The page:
By Kelly Dearmore
By Jim Schutze
By Rachel Watts
By Lauren Drewes Daniels
By Anna Merlan
By Lee Escobedo
By Alice Laussade
Standing in the Shadows of Motown, which opened in Dallas November 22 after a nearly year-long trip through the film festival circuit, has served to make heroes out of men who managed to be profoundly influential while still completely unknown. For decades, the Funk Brothers could never even speak of their Motown work to outsiders because no one would ever believe them. How could they? Not until the 1970s did their names begin appearing in album credits, and by then Berry Gordy was moving the operation to Los Angeles and disbanding the Brothers. Even the 1992 Hitsville USA: The Motown Singles Collection 1959-1971 boxed set marginalizes their contributions; there's a Slutsky-penned essay on the Funk Brothers, a list of who played when, but no individual credits for individual songs.
They were members of a secret society hiding in plain sight, happy to have been part of history but forever hoping they wouldn't end up getting shut out of the history books altogether. Slutsky and Justman set out to fill in those blanks; now, the Funk Brothers are stars in their own right, blinking brightly after so many years of worrying they'd fade and vanish forever.
"Before Paul came by, we couldn't share our feelings with our associates after Motown, because they didn't know what the heck we were talking about," says Ashford, who played tambourine the way Monk played piano or Hendrix the guitar. "The thing is, when Joe and I left Motown, we still did work together, and we bounce off each other about events that happened. They were fun. It was a very emotional time. When you're making history you don't know it because you're living it. It's a great feeling to reflect on when you're talking to Joe or a lot of guys who came along through the pipeline. Joe was the first Funk Brother, so I bond with him especially, because I know he had a wealth of talent and knowledge. And with Joe, what you see and hear him talking him about, ain't a damn thing to do with the way he is. He'll sit there on the piano and take you through a whole kaleidoscope of history."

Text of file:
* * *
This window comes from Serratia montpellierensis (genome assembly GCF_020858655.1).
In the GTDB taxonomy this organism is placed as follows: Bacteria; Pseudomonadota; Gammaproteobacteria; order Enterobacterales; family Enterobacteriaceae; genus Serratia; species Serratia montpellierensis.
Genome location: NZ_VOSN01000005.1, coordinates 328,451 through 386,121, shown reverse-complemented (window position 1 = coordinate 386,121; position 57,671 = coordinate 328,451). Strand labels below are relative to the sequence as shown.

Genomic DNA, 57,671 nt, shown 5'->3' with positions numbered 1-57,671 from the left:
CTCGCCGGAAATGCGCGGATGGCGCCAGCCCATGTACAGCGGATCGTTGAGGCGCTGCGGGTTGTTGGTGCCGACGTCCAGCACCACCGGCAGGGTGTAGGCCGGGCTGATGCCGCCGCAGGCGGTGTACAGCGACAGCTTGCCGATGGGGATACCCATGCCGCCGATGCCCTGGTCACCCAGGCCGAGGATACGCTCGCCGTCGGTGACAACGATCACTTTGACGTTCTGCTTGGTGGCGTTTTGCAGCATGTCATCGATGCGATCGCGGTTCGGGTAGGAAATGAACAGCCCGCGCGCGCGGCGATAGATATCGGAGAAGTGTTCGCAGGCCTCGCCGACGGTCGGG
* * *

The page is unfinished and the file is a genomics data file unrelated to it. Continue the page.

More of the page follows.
"With the money I made off of Jack, I bought my first Cadillac," Hunter says, through a sly smile. "After Motown, he had his own company..."
"After he bought that car," Ashford says, interrupting, "I fired his ass." He laughs. "That's because I didn't have one! Nah, I'm just kidding. But, ya know, it's just a wonderful thing. When Joe gets finished playing piano, he'll make ya cry, because he plays all the songs you heard when you were in the cradle and all the songs you heard when you were makin' love. This man's a plethora of talent as far as songs: Fats Waller, all the way back." He turns to Hunter. "How'd you learn all that stuff? You never told me."
"I like music." Hunter laughs. "That's the long answer. I even listened to Lawrence Welk, Benny Goodman, Frank Sinatra."
Ashford turns to me. "I never heard him mention someone he didn't like."
Hunter continues. "Sons of the Pioneers. I'd play 'Cool Water,' and people'd look at me like I was crazy. Gene Autry, Roy Rogers. Gimme a home on the range, man."
"He's able to incorporate and take what's best in everyone," Ashford says of his old boss and friend. "He brings to his work..."
Hunter cuts Ashford off, pretending his praise is less than genuine. He turns to Ashford and tells him, "Hey, now. You ain't gonna get none o' my money." They roar with laughter.
"See what I'm talking about?" Ashford says to me. "You're in the studio now."
But for the longest time, Ashford did not want to go back into the studio, where Justman filmed a great deal of Standing in the Shadows. Where most of us, in fits of nostalgia, would rush back to the site of our fondest memories and greatest triumphs, Ashford wasn't so sure. He tried to stall Justman, insisting he was in no hurry to go back to the Snakepit. After all, he says, to the Funk Brothers--as well as the artists who recorded for Motown, as well as the producers and composers and arrangers who toiled in the Snakepit all day and all night--the Motown studios were just a place where they went to work. It was a dingy basement, its ceilings coated with thick layers of stale cigarette smoke, its floors drenched in dried sweat. One man's shrine, perhaps, is another man's jail cell.
"When I got ready to go down there that day, I could actually hear Earl's voice in my head," Ashford says. "I'm sure you've lost somebody dear to you. You know what they sounded like, don't you? Does it ever leave you? There ya go. Well, here's six times that. Open that door, and you can hear the voices the way it used to be. When we would get there, we all wouldn't arrive at the same time. If I'd get there 10 minutes after the other guys would get there, Bongo would be over there at the bongos talking about James' mother or something. This was going on back and forth. Earl's sittin' on the piano with his briefcase open counting the money, getting ready to pay the guys for the gig they did last night. Pistol's sittin' over on the drum kit readin' the Racing Form. All this was going on at the same time. It was chaos, but it wasn't loud. The din wasn't loud, but there was some din. It was just an atmosphere of getting ready to do something."